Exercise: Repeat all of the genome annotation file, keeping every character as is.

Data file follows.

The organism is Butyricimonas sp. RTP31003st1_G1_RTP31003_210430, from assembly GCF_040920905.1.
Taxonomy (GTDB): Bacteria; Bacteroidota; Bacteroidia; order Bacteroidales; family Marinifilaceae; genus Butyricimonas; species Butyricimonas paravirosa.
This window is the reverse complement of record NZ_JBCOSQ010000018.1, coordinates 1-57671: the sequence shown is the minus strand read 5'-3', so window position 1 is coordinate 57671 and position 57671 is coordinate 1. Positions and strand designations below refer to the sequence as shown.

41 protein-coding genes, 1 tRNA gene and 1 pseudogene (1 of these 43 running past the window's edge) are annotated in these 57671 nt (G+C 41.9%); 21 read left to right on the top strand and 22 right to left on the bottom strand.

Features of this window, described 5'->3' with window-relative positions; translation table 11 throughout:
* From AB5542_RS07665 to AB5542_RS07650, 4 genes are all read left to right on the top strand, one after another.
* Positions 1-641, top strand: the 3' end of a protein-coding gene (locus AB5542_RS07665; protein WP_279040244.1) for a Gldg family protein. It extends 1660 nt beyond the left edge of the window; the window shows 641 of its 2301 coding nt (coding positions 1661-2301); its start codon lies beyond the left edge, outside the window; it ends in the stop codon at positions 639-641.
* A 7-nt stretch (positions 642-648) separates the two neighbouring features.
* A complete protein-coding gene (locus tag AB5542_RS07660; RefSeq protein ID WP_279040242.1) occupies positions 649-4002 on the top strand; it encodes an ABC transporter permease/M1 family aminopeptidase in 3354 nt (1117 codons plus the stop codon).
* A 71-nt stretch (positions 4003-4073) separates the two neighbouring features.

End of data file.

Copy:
The organism is Butyricimonas sp. RTP31003st1_G1_RTP31003_210430, from assembly GCF_040920905.1.
Taxonomy (GTDB): Bacteria; Bacteroidota; Bacteroidia; order Bacteroidales; family Marinifilaceae; genus Butyricimonas; species Butyricimonas paravirosa.
This window is the reverse complement of record NZ_JBCOSQ010000018.1, coordinates 1-57671: the sequence shown is the minus strand read 5'-3', so window position 1 is coordinate 57671 and position 57671 is coordinate 1. Positions and strand designations below refer to the sequence as shown.

41 protein-coding genes, 1 tRNA gene and 1 pseudogene (1 of these 43 running past the window's edge) are annotated in these 57671 nt (G+C 41.9%); 21 read left to right on the top strand and 22 right to left on the bottom strand.

Features of this window, described 5'->3' with window-relative positions; translation table 11 throughout:
* From AB5542_RS07665 to AB5542_RS07650, 4 genes are all read left to right on the top strand, one after another.
* Positions 1-641, top strand: the 3' end of a protein-coding gene (locus AB5542_RS07665; protein WP_279040244.1) for a Gldg family protein. It extends 1660 nt beyond the left edge of the window; the window shows 641 of its 2301 coding nt (coding positions 1661-2301); its start codon lies beyond the left edge, outside the window; it ends in the stop codon at positions 639-641.
* A 7-nt stretch (positions 642-648) separates the two neighbouring features.
* A complete protein-coding gene (locus tag AB5542_RS07660; RefSeq protein ID WP_279040242.1) occupies positions 649-4002 on the top strand; it encodes an ABC transporter permease/M1 family aminopeptidase in 3354 nt (1117 codons plus the stop codon).
* A 71-nt stretch (positions 4003-4073) separates the two neighbouring features.